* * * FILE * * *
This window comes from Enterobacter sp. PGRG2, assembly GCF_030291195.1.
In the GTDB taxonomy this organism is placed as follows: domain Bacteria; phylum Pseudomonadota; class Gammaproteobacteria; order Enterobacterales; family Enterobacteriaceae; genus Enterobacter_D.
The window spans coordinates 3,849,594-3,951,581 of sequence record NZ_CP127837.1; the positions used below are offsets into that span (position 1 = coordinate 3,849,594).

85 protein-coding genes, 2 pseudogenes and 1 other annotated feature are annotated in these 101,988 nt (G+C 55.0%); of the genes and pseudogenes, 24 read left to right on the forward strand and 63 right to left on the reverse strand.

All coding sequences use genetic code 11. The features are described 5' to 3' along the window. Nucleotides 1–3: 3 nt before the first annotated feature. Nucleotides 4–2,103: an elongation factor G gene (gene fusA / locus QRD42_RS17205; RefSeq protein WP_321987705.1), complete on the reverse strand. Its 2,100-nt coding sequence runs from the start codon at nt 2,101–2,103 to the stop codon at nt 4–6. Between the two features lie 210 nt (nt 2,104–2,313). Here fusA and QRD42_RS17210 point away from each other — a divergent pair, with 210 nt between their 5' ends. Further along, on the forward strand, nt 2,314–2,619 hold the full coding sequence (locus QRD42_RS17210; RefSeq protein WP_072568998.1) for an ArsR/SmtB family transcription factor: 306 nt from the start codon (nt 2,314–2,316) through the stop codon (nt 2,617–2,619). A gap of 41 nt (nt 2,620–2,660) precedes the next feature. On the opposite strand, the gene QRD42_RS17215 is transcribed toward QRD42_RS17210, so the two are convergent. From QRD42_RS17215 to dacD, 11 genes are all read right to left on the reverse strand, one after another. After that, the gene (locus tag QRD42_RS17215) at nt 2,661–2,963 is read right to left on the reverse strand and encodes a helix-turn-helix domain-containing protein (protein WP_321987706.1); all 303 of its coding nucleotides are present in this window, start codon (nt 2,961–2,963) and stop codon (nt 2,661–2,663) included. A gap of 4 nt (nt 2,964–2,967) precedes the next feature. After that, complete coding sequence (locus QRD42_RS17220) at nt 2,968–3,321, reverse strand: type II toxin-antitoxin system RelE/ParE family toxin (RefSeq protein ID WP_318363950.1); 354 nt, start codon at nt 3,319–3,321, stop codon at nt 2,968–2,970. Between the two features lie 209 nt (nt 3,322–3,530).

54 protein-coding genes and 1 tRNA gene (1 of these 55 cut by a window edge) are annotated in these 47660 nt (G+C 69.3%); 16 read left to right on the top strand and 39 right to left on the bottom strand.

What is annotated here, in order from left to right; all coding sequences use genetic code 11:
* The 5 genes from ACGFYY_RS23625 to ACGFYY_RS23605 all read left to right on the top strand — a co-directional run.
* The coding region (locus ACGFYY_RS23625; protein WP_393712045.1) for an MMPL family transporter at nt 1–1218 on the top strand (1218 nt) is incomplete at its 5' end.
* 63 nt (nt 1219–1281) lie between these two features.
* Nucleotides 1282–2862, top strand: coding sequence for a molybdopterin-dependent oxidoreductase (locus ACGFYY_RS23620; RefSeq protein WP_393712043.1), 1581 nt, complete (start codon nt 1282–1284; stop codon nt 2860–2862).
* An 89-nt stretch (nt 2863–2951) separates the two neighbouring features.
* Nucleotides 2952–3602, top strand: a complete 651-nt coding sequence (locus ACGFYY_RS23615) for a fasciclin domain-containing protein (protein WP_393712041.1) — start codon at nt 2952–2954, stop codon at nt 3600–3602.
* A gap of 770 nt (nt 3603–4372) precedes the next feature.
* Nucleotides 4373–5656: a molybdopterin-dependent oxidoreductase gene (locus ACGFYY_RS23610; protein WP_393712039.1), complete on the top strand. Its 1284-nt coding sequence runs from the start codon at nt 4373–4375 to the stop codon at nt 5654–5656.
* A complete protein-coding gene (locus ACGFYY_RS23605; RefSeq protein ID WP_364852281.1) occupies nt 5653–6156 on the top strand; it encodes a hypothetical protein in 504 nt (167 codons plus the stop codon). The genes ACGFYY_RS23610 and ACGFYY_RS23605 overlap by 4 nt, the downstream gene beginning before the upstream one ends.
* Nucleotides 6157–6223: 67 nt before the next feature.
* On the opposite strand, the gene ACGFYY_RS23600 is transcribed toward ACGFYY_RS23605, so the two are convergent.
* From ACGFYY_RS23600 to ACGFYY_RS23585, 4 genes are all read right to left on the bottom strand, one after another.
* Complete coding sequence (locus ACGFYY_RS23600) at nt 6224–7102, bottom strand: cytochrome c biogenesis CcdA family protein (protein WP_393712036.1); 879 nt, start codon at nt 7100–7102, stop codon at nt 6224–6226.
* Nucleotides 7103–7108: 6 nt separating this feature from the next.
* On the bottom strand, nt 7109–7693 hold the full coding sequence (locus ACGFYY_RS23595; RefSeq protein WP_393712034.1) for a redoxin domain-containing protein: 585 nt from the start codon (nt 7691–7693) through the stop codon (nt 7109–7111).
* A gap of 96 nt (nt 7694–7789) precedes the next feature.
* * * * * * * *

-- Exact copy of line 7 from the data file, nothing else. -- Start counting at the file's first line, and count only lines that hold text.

What is annotated here, in order from left to right; all coding sequences use genetic code 11: